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Ondas Holdings Inc. [ONDS] Conference call transcript for 2021 q1

2021-05-17 17:40:07

Fiscal: 2021 q1

Operator: Good day, and welcome to the Ondas Network First Quarter's 2021 Earnings Conference Call. All participants will be in a listen-only mode. Please note today's event is being recorded. I will now turn it over to Eric Brock, CEO. Please go ahead, sir.

Eric Brock: Thank you, operator, and good morning, and welcome to our first quarter investor call. This is an exciting day for Ondas. In addition to sharing our earnings release, we've also announced the acquisition of American Robotics. This is a deal combining two leading mission-critical industrial data platforms of course I'm talking about Ondas' mission critical FullMAX wireless network and American Rrobotics world-class drone system.

Stewart Kantor: Great. Thank you, Eric, and welcome everyone. I want to begin by highlighting that we made excellent progress on all of our key business initiatives in the first quarter including achieving both record revenues and bookings. We booked approximately 2.4 million in new orders, and generated 1.2 million in revenue with revenue growth of 480% over Q1 2020. Our growth came primarily from joint development programs with Siemens Mobility, our partner in the North American Rail market, and AURA our partner which is deploying nationwide drone and unmanned aircraft navigation network. Our financial results have shown substantial improvement year-over-year and reflect excellent progress towards scaling both the Rail and Drone communications markets. Our operating expenses were 3.4 million, an increase of approximately 1.1 million over Q1 2020. The increase in operating expenses was primarily the results of 1.3 million in non-cash stock based compensation. We expect bookings and revenues continue to grow substantially in the coming quarters, driven primarily by our sales activity from Siemens and AURA. Revenue and profitability will fluctuate quarter-to-quarter because our major commercial orders and new system deployments don't happen on a fixed timeline. Because of this, as we've mentioned in previous calls, we don't intend to provide full-year financial guidance. For Q2 2021, we expect revenue between 1.1 million and 1.5 million and that revenue will come from our backlog as well as new sales orders from Siemens, the Class 1 Railroads and AURA. Eric will tell you more about this in the next section in greater detail. Our cash operating expenses, which exclude non-cash expenses such as stock based compensation, are expected to be between 2.5 and 3 million in the second quarter. We believe we're positioned to see bookings and revenues grow on a quarterly basis throughout the year. We continue to have a strong balance sheet with 24 million in cash at the end of first quarter. And relative to the large revenue opportunities in our customer pipeline, we have a modest cash burn. Given all these factors, we feel we're in a great position moving forward. And now, Eric will provide more details on the customer activity and growth outlook for 2021. Eric.

Eric Brock: Thank you, Stewart. And as you can see, we've made a lot of progress in Q1. So of course, as I like to remind my team, we have more work to do. While the big news today is of course the American Robotics acquisition, Q2 remains busy and milestone heavy as we set up for a strong year. We expect to see significant business development progress throughout the second quarter with a Class 1 Rails, Siemens and AURA.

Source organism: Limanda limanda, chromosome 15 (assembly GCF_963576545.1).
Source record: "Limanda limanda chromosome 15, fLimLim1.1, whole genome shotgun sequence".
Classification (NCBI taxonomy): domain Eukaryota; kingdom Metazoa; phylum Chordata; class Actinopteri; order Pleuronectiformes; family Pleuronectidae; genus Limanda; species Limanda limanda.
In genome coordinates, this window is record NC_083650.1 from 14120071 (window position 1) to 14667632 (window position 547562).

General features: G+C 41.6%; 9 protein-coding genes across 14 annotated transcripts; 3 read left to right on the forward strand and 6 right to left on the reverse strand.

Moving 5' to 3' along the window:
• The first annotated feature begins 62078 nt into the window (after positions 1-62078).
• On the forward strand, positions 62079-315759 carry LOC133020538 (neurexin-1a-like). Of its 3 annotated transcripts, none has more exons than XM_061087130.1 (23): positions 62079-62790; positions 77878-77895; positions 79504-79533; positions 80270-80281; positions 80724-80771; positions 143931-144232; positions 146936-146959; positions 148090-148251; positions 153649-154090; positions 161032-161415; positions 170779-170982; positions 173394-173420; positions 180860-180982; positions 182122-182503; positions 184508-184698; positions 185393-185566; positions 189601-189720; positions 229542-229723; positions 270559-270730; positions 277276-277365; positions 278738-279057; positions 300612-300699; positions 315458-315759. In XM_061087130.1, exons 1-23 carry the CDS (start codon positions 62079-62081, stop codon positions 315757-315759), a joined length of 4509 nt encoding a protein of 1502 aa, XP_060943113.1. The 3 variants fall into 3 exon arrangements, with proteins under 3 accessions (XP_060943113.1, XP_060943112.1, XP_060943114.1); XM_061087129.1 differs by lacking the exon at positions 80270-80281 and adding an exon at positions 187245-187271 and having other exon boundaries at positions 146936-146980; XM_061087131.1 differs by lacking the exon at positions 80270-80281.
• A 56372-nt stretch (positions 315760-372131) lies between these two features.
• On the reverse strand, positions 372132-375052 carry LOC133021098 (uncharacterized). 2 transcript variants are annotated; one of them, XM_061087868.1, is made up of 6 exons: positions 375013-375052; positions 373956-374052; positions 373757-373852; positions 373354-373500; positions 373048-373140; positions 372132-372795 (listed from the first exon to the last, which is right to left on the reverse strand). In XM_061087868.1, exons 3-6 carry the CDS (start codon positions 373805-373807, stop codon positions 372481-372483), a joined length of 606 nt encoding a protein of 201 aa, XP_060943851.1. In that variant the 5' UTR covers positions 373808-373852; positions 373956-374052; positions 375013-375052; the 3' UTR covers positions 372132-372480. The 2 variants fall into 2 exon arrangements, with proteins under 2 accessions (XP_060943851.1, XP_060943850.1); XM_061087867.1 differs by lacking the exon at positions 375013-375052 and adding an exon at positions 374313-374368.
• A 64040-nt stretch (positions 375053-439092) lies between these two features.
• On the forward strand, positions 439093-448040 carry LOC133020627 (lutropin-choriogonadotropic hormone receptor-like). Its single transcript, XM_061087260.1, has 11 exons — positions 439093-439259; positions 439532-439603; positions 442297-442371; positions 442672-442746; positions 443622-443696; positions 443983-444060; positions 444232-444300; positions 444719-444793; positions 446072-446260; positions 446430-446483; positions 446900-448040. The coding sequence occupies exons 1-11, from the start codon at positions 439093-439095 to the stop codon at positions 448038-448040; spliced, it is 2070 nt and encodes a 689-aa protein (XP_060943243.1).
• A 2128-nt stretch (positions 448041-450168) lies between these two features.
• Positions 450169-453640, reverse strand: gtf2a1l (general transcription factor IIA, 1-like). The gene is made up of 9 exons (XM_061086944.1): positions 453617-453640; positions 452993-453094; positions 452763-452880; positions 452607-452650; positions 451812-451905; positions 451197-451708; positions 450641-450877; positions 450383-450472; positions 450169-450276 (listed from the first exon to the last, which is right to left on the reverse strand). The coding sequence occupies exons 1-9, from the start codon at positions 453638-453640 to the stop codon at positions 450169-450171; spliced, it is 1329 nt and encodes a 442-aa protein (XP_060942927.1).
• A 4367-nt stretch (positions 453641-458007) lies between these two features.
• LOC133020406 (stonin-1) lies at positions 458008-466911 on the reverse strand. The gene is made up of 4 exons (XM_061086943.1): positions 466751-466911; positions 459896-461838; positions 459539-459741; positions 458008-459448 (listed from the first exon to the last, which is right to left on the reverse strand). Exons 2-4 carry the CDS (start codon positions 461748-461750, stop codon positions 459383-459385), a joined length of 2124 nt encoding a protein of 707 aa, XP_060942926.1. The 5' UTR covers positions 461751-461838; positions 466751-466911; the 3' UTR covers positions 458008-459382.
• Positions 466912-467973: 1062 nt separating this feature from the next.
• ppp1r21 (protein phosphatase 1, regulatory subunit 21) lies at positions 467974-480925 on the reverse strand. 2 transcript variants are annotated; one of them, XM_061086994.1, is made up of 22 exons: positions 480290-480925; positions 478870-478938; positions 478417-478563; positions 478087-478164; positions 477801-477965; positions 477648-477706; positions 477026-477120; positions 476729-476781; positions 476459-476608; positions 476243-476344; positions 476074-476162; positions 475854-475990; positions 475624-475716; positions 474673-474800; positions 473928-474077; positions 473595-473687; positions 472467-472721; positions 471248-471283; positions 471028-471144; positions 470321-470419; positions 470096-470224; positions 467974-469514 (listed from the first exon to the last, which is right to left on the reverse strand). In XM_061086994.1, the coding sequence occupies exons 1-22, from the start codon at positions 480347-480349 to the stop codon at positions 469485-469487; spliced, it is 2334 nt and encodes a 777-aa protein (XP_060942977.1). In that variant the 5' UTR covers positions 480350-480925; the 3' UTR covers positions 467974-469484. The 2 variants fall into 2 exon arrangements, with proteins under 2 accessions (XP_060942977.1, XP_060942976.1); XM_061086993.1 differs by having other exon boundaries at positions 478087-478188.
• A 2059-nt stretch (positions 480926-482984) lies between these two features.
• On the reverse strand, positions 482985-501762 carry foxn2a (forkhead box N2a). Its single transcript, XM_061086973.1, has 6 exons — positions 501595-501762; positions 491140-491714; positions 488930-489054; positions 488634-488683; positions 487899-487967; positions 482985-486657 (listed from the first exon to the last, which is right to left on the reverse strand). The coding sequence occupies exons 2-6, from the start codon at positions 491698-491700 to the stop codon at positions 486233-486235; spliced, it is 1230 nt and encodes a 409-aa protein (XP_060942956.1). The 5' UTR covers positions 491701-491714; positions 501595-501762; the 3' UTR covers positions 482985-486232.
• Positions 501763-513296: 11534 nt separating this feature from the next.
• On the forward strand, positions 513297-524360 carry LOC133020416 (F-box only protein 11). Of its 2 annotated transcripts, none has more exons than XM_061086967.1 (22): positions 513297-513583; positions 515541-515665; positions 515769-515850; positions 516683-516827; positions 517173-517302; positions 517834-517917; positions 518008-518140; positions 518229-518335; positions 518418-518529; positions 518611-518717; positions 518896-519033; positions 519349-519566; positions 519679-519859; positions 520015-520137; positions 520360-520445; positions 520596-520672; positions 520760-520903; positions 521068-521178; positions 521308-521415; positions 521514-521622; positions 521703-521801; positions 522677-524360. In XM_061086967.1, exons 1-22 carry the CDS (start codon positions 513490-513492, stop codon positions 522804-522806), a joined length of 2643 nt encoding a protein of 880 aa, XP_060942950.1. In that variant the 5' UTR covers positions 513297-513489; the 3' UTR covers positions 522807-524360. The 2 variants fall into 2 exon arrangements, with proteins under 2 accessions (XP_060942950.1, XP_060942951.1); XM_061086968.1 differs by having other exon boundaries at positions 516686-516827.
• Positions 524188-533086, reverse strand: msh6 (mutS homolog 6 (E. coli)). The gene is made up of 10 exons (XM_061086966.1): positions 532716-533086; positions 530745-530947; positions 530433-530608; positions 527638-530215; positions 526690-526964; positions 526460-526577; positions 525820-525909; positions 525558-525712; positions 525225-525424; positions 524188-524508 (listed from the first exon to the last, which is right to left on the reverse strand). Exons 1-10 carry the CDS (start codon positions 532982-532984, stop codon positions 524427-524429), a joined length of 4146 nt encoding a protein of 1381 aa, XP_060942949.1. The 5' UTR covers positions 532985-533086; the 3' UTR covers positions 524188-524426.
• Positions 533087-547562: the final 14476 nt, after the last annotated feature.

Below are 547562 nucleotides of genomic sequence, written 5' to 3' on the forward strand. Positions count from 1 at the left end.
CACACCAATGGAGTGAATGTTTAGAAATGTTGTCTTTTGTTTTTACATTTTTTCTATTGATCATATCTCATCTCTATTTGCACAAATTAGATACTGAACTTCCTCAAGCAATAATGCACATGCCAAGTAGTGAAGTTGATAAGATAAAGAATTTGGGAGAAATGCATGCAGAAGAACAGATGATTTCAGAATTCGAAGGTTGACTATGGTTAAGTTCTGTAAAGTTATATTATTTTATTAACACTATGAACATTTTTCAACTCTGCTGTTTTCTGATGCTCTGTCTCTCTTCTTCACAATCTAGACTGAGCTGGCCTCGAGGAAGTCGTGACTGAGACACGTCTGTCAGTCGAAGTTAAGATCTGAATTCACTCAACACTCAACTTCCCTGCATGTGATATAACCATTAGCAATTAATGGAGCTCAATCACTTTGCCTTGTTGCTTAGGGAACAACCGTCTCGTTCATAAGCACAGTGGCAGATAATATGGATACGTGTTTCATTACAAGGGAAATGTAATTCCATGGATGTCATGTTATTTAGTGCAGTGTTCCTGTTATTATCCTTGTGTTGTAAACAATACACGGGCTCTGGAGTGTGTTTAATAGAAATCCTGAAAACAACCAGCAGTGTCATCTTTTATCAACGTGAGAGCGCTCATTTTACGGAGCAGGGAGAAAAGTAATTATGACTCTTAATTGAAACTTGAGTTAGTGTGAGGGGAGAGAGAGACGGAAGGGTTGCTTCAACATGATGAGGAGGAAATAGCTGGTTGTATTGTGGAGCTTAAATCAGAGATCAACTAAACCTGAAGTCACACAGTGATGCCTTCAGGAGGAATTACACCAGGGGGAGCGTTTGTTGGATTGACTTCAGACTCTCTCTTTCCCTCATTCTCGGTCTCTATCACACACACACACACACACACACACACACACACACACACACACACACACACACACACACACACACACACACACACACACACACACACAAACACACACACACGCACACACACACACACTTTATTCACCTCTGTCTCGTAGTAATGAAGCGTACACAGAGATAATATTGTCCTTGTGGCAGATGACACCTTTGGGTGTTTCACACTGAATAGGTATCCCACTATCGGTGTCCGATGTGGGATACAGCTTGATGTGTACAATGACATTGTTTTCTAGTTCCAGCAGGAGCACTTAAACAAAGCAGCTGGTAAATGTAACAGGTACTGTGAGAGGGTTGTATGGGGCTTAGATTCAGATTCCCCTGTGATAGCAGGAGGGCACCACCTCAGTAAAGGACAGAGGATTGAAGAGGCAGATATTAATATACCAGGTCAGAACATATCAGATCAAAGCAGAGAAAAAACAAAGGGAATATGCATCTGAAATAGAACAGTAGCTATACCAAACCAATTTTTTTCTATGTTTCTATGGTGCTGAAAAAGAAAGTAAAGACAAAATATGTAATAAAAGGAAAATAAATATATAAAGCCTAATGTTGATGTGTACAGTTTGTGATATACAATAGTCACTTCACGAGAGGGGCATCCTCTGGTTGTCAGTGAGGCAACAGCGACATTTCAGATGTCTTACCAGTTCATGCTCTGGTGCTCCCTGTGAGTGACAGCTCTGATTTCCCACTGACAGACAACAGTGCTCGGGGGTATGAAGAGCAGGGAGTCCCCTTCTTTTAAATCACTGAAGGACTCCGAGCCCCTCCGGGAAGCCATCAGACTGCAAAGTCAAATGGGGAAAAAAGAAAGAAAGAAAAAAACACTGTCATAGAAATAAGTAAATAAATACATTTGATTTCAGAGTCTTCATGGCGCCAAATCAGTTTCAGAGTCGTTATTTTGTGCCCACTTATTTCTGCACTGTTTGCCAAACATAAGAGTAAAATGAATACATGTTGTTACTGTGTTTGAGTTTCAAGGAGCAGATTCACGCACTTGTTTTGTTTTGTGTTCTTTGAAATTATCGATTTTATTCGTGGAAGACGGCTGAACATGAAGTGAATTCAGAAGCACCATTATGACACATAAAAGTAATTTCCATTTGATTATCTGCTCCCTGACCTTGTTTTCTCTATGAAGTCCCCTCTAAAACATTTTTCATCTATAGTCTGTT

Reese Moser: Thank you, Eric. Good morning, everybody, great to meet you all in this new chapter of American Robotics and Ondas. So, my name is Reese Moser, and I'm the Co-Founder and CEO of American Robotics. American Robotics is a developer of fully automated industrial drone systems. And as Eric mentioned at the beginning of his presentation, in January, we became the first company approved by the FAA to operate fully automated drones with no humans on site. And so, the most important thing to understand about American Robotics and the commercial drone industry is the problem. As the drone that we talked about for a long time now and there's been a lot of success with drones in the military sector, there's been a lot of success with drones in the consumer sector. But in the middle of this very large opportunity for commercial drones that today, we are still barely scratching the surface. And the reason for that is, for the vast majority of commercial drone applications, using a manually operated drone is simply not practical. It takes way too much time and as of not being an economical solution, because when you look at these industries, and these use cases, whether it's oil and gas or agriculture, railways, stockpile monitoring, you have to operate this drone and collect data and analyze data multiple times a day every day for it to have value. And having a person stand out there in the field with a remote control, while that's occurring, quickly doesn't make sense. Now on top of that, default FAA regulations prohibit this kind of automated operation. So today, anytime a drone is flying, a human has to be present on the ground with that drone typically with eyes on at all times, obviously prohibiting the ability to operate in this . And so, we have solved this problem with the Scout System. The Scout System is a truly automated platform. And it consists of a number of software and hardware systems that are proprietary to American Robotics that were developed from the ground up to work together to create this completely hands-off experience and really changed the dynamic of what it means to use a drone in the commercial sector. So comprises are kind of the drone, our automated base station, our detect and avoid sensors and the software to tie that all together both at the back end and at the front end, and so everything has been automated. Flight is actually just one component of what it takes to use a drone for business purpose. And at the end of the day, what our product is data not the drone itself. And so we've automated mission planning, precision landing, charging, data processing, data storage, data transmission, physical storage. All of that together and now you can install these systems in your field and they will live there indefinitely conducting 10, 20 missions per day every day, processing that data at the edge and transferring it back to the customer. And so, this again changes the dynamic of what it means to use a drone and the changes the economics as well. So, as it's been mentioned a few times now, American Robotics in January of this year became the first company approved by the FAA for fully automated drone operations with no human onsite. This is the most important approval that has occurred yet in the commercial drone space. And as of right now, we're actually the only company that has this approval, which means at the moment American Robotics has exclusive access to any of those markets, which require this degree of automation, which by our estimation incorporates about 90% of all commercial drone markets. So -- and to recap, our system can fly beyond line of sight with no real observer or no humans on the ground at any time. That means before, during or after flights at no point does a person have to be co-located with this drone, which again completely changes the dynamic and the economics of what drones can do for commercial businesses. So, the number of markets and the number of use cases for this type of technology is incredibly broad. As I mentioned, 90% of all commercial applications require this level of automation for drones to actually be a scalable solution. And we divide this into overarching categories, the industrial markets, the agricultural market and the defense market. And with any one of those, you have things like oil and gas, solar nuclear, railways utilities, stockpile yards, row crops, and especially crops, just to name a few. And the use cases are broad, but the common theme among all of them is you want to be able to monitor your assets on a frequent basis, whether you have 500 well pads or 10,000 acres of farmland, our system is able to digitize that, digitize that physical world and allow you to monitor those assets remotely and increase the efficiencies of your business. So, the final piece of the puzzle is, once you can achieve this type of automation, you can now combine it with the robot-as-a-service model. We've extracted, what is historically the most expensive cost of operating and traveling, which was the pilot. And with that removed from the equation, now we can focus on the service that the system provides, and so, instead of customers purchasing this hardware, this is provided in terms of an annual subscription. And this has two effects, this lowers the annual cost of data acquisition for our customers and it also provides American Robotics now, American Robotics and Ondas, with recurring software like margins. And so Eric, I'll hand it off to you from here.